After a flood of complaints yesterday, the Department of Health and Social Care said it was ‘urgently’ trying to fix the problem. Hours later it promised that ‘everyone who receives a positive test result can log their result on the app’ by requesting a code from NHS Test and Trace.

Which probably means a human being in an office typing the same result into the Serco system, because you don’t get the NHS building software in hours. Burn some more of our money, why don’t you?

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dodgy geezer
dodgy geezer
1 year ago

“The NHS has an army of bureaucrats and they missed that the tests from their own people didn’t work? Who’s in charge of this at whatever level? Who signed off on the testing?”…………………. A LONG time ago (in computing terms) the UK Treasury decided that they would need to consider how to introduce this new mania for ‘computing’ into the bureaucract that was the Civil Service. They developed an internal consultancy unit which eventually became the Central Computer and Telecommunications Agency – whose job was to develop methods of managing, and provide support for, all Government IT projects. CCTA was… Read more »

Arthur Dent
Arthur Dent
1 year ago

The other problem with the app is that once you have signed into a location with the QR code it assumes you remain there until midnight or you log into a different location.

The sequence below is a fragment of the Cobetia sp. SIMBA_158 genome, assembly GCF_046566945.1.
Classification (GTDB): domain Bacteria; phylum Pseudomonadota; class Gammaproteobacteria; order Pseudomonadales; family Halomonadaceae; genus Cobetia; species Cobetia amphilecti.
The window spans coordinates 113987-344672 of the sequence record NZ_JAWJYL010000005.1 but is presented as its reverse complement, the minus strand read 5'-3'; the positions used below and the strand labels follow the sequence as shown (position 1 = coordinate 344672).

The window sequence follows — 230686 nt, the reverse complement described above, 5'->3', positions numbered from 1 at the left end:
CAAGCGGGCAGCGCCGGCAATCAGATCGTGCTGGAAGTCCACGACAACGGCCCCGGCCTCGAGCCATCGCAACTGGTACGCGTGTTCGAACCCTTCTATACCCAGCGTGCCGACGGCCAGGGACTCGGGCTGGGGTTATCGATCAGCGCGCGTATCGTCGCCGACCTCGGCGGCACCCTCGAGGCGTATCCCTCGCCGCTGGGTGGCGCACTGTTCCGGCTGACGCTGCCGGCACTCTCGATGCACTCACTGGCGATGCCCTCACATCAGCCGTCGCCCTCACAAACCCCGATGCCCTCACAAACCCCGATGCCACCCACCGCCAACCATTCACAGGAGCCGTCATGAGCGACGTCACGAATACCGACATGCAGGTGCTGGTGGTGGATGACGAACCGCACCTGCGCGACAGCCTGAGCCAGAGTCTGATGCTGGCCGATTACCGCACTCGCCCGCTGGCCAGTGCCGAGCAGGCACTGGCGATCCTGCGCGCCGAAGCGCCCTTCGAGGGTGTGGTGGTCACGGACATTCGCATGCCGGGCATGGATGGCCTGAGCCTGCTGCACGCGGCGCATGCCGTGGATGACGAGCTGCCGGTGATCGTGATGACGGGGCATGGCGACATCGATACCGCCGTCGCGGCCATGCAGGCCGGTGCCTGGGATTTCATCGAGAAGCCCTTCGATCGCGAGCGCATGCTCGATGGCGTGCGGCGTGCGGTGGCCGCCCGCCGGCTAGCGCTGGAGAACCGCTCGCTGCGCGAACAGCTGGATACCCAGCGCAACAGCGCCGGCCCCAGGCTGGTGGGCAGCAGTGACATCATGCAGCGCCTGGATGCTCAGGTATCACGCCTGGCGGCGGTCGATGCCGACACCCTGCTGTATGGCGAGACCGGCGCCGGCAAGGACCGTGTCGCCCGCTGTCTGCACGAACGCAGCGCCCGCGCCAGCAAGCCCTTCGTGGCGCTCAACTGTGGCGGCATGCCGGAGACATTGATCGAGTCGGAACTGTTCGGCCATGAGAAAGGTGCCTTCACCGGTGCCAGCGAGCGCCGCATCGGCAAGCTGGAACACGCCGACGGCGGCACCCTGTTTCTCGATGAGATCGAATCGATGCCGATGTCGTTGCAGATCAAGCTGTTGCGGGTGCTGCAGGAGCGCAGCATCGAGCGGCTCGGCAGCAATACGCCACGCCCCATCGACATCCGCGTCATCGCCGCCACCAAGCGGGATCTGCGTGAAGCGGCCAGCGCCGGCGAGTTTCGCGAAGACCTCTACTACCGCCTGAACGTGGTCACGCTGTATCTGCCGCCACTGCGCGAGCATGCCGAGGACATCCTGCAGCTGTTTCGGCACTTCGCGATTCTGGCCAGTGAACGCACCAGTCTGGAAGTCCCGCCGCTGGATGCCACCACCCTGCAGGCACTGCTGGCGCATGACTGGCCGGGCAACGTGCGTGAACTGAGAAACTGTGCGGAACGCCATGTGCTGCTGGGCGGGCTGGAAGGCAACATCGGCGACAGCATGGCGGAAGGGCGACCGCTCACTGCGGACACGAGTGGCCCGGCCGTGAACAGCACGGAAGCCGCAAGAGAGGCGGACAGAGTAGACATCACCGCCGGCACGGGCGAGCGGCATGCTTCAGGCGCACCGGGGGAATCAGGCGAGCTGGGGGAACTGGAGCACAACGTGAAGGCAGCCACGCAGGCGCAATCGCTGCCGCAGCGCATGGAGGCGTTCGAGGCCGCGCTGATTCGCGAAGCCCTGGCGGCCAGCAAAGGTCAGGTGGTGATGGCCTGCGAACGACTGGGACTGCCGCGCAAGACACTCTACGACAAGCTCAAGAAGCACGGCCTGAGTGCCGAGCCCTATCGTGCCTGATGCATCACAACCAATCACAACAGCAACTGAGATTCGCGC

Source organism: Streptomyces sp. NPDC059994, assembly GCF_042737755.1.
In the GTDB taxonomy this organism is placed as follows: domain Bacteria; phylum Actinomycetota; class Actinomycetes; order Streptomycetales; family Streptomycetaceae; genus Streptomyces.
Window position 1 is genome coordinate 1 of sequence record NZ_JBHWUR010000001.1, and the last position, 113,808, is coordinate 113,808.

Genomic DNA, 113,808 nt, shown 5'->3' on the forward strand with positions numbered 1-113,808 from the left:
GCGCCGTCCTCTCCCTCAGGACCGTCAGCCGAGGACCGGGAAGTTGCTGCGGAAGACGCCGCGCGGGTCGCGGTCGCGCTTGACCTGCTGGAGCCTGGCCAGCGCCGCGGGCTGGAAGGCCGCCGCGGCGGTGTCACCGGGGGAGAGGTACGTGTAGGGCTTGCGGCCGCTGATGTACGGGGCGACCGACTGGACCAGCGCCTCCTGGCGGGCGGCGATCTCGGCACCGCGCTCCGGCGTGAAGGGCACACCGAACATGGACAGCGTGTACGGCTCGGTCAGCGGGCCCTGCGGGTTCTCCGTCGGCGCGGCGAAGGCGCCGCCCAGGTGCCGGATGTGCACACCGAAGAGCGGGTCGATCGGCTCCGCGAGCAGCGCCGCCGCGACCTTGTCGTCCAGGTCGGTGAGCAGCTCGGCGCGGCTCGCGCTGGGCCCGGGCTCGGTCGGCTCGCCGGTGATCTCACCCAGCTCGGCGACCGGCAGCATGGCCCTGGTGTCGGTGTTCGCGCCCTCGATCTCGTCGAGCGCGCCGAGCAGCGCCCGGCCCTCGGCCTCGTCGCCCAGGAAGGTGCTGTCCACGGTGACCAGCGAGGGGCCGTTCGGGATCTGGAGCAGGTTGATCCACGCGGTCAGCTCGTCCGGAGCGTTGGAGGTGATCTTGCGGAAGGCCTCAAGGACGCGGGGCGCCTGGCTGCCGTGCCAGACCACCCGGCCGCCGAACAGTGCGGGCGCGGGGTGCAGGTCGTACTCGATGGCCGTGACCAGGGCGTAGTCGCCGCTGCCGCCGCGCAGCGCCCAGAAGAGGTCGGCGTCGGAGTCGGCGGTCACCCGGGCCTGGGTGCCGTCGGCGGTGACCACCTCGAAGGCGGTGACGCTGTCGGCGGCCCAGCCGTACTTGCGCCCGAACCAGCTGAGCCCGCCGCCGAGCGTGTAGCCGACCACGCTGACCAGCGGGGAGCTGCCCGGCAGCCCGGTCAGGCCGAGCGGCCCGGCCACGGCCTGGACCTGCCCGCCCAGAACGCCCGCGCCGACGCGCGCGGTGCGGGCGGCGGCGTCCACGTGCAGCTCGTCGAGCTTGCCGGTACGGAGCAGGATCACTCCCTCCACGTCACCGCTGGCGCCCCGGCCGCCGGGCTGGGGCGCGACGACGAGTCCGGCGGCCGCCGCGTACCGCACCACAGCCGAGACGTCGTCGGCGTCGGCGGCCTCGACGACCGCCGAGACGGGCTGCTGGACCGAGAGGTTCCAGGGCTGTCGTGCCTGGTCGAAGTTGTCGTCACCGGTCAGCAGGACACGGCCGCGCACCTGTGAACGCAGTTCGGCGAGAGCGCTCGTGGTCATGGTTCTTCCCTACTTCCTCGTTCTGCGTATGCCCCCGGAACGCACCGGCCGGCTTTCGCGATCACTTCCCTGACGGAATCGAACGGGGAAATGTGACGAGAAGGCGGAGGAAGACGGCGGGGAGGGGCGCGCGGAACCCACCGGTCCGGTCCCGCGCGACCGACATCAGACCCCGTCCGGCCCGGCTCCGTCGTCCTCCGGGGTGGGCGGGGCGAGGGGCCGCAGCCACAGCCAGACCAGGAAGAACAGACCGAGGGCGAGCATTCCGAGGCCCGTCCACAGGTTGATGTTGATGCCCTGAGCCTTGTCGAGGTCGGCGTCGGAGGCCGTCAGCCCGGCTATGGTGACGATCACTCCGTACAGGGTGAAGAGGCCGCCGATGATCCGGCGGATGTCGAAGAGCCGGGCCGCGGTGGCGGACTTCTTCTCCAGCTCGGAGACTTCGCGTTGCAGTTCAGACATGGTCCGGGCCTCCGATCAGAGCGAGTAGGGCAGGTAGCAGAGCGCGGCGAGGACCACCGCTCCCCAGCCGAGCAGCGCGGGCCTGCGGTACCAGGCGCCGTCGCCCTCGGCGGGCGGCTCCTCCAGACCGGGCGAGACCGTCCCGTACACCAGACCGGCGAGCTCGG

Bloke on M4
Bloke on M4
1 year ago
Reply to  Arthur Dent

Jesus H Tapdancing Christ. How many false positives is that going to produce, then? Why didn’t someone simply put some sort of background check every 30 minutes to get a GPS location and if you’re 500m away, remove it?

1 year ago

Shades of ObamaCare. Big IT projects are tricky and if you do a great job the glitches, as noted above, are minimal and easily manageable. Bureaucracies are not going to this right. They’ll spend more time on making sure they’ve focused on diversity & inclusion than getting it right. Our lead engineer doesn’t know his stuff, but he’s bi-trans-black, so well done us!

Bloke on M4
Bloke on M4
1 year ago
Reply to  Esteban

“Big IT projects are tricky and if you do a great job the glitches, as noted above, are minimal and easily manageable.”

They can be complicated, yes, but banks, retailers, phone companies manage this stuff very well. The NHS has more than enough resources to do a proper job.

And it isn’t about the engineers, generally. It’s about the management. The politicians and the civil servants who define the scope and analyse the problem and what is to be built.

1 year ago
Reply to  Bloke on M4

The politicians and the civil servants who fail to define the scope, can’t be arsed to analyse the problem and don’t have enough between the ears to understand what needs to be built.


1 year ago
Reply to  Matt

I do remember, in my former incarnation as a bureaucrat, asking at a conference about introducing a new payments system, ‘What if they don’t pay?’ I was told, ‘But you just send them a letter and they give you the money.’

I didn’t have a clue about the politics of it, but it came right from the top. It sorted itself out after a year or so.